Tips When Speaking in Public
When I’m out socially, whether it be playing golf or with friends over dinner and it comes up in conversation that I coach people to speak in public, I am continually surprised by the number of successful and confident people who still express a fear of speaking in public, be it to an audience of five or five hundred.
Why is this?
Let me tell you what I believe is the cause.
The education system in Ireland and Europe generally puts emphasis on academic qualifications and not enough emphasis on emotional intelligence skills, of which good communications is a critical component. Whereas in America from an early age students are engaged in ‘show and tell’.
Also, I believe MBA programs in the States put more emphasis on presenting and pitching as part of the program.
I am not going to change the educational system single-handedly, but I am now coaching students and lecturers in all of the leading Universities in Ireland in my style of communication and presenting.
This I believe will lead to more confident and successful leaders in whatever career path they choose.
What I can change for the individuals and organisations who engage me to work with their people, is how they are coached and prepared for important conversations with audiences.
You will note that I use the word conversation and not presentation!
I believe we should always regard the opportunity to speak to an audience as a conversation, not a presentation or pitch. This immediately reduces the pressure on the speaker as it’s not as intimidating to have a conversation as it is to deliver a presentation.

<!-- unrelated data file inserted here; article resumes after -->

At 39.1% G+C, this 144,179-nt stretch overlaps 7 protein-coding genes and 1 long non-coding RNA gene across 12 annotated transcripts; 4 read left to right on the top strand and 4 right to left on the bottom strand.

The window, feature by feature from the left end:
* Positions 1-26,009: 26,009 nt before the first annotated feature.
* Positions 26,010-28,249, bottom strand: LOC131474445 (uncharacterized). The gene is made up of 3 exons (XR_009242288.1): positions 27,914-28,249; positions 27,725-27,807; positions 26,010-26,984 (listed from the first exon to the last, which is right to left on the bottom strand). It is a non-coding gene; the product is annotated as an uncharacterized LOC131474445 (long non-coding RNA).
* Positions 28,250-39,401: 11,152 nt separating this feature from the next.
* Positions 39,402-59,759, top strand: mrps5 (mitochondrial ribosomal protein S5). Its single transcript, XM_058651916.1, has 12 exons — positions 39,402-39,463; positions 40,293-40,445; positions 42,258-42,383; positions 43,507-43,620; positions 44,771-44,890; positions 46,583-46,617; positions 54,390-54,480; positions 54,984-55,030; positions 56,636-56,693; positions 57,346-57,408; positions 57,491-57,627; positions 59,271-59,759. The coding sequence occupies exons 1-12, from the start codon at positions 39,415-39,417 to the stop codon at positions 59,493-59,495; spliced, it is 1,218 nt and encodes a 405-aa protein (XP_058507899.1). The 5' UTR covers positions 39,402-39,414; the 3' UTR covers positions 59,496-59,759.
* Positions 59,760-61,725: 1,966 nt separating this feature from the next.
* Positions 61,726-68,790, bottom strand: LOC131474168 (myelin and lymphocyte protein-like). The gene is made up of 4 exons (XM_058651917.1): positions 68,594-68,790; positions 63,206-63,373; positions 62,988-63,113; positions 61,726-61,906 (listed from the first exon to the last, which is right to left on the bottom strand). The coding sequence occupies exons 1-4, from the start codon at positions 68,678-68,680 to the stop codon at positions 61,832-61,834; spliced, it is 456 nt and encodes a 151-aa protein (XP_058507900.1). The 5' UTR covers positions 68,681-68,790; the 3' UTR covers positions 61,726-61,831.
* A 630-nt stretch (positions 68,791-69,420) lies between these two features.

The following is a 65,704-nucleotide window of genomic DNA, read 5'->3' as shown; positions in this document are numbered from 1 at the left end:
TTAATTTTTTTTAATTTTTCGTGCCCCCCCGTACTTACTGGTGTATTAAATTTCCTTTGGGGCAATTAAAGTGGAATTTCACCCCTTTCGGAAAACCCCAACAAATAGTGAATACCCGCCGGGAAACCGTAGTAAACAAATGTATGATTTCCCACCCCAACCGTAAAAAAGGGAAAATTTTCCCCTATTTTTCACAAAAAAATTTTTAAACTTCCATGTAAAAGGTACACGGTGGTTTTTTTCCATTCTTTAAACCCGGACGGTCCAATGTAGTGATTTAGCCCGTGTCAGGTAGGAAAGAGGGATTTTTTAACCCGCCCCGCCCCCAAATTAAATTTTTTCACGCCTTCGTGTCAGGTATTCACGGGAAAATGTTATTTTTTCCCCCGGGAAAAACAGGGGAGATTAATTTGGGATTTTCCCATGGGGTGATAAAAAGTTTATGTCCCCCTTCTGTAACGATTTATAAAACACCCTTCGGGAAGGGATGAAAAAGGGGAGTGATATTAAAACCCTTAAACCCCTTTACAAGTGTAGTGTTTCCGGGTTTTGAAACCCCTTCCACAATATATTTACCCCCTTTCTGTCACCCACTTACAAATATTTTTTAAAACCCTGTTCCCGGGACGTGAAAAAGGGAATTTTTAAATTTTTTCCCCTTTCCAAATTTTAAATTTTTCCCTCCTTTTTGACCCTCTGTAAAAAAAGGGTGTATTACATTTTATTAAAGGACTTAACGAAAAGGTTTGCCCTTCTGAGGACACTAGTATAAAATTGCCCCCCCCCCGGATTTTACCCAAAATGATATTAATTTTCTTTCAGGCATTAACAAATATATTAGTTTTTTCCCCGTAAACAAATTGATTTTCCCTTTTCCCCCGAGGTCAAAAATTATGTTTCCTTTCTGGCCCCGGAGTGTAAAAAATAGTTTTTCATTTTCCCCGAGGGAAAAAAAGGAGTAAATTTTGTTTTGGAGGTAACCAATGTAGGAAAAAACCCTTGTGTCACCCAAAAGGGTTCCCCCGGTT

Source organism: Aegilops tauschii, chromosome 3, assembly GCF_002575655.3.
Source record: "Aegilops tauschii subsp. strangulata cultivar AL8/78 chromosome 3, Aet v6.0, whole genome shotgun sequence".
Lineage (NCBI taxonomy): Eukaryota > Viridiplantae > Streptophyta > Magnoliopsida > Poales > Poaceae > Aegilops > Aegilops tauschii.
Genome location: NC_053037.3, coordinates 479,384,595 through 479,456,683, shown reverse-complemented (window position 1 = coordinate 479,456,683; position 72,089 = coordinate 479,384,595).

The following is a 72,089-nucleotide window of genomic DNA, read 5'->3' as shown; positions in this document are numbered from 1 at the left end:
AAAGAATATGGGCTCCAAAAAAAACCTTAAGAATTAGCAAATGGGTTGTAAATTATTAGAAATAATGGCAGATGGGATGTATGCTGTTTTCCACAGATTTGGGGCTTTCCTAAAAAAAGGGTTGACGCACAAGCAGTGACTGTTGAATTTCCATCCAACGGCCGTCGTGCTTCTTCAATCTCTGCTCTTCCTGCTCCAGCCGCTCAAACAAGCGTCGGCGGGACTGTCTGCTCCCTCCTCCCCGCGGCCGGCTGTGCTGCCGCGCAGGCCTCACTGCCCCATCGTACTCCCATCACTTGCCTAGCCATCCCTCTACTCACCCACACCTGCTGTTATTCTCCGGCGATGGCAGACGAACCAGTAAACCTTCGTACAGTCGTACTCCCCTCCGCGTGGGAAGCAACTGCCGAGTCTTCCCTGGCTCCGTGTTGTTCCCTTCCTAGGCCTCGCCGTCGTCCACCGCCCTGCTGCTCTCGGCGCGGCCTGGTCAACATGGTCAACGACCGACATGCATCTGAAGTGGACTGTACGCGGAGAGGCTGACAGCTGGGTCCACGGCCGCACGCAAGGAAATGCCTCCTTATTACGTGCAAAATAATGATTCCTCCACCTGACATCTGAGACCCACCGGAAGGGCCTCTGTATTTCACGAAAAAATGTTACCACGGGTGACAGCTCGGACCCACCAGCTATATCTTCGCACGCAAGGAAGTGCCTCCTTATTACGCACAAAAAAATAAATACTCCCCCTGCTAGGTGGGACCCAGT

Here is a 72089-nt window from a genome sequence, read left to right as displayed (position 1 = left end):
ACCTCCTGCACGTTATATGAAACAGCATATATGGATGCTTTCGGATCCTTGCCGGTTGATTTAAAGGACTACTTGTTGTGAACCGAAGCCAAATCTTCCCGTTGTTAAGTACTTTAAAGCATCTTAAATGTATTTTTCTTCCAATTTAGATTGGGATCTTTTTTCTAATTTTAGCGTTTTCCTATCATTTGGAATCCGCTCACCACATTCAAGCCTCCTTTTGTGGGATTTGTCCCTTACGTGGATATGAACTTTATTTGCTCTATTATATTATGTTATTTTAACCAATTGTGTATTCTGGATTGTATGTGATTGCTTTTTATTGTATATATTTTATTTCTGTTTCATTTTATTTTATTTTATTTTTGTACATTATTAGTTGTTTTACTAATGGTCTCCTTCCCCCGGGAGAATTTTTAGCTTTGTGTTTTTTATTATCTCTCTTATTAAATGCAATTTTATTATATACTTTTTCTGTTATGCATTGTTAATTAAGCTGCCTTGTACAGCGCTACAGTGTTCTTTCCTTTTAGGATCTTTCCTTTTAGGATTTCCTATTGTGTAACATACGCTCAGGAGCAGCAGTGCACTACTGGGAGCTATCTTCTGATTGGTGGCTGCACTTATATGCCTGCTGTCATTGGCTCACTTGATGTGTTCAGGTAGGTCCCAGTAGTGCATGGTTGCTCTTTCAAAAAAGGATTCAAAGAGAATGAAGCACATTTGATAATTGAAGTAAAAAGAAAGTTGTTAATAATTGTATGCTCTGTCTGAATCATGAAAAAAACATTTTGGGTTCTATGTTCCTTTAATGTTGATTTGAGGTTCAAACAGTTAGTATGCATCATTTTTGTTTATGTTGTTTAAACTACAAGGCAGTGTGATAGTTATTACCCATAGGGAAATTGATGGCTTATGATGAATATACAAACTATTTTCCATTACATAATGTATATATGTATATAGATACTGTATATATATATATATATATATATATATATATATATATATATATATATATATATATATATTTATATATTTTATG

My way is to ban all of the following words when preparing people for important meetings:
Presentation: usually dull and boring.
(think of the last conference you attended)
Pitch: nobody wants to be sold to.
Sermon: one of the reasons churches are empty.
Lecture: who wants to be lectured to?
When speaking to an audience it should always be a conversation. This is how all the great stand-up comedians engage their audiences. You go home not remembering the words (jokes) but knowing that you feel uplifted and energised.
Is this not the purpose of most business conversations?
My guarantee to all my clients is that I will never criticise them or tell them what they have done wrong, yet every person will be better as a result of our working together.
The degree as to how much they will improve is greatly dependent on the amount of preparation and work they put into implementing the advice and coaching I give them.
When I explain my methodology to clients, they regularly tell me that they need constructive criticism in order to improve.
My response is that constructive criticism is criticism with the word constructive placed in front of it to soften the blow, it’s still CRITICISM.
As one of my clients commented recently you never feel
RECONSTRUCTED AS A RESULT OF CONSTRUCTIVE CRITICISM.
My coaching philosophy is as follows:
Always: praise (sincerely)
Leading to an atmosphere where people want to engage and improve.
Note: if you wish to become an effective LEADER the above principles also apply.
To compliment this article I’m linking to a 30 minute humorous video to the Sales Institute of Ireland which expands on and explains my philosophy in more detail.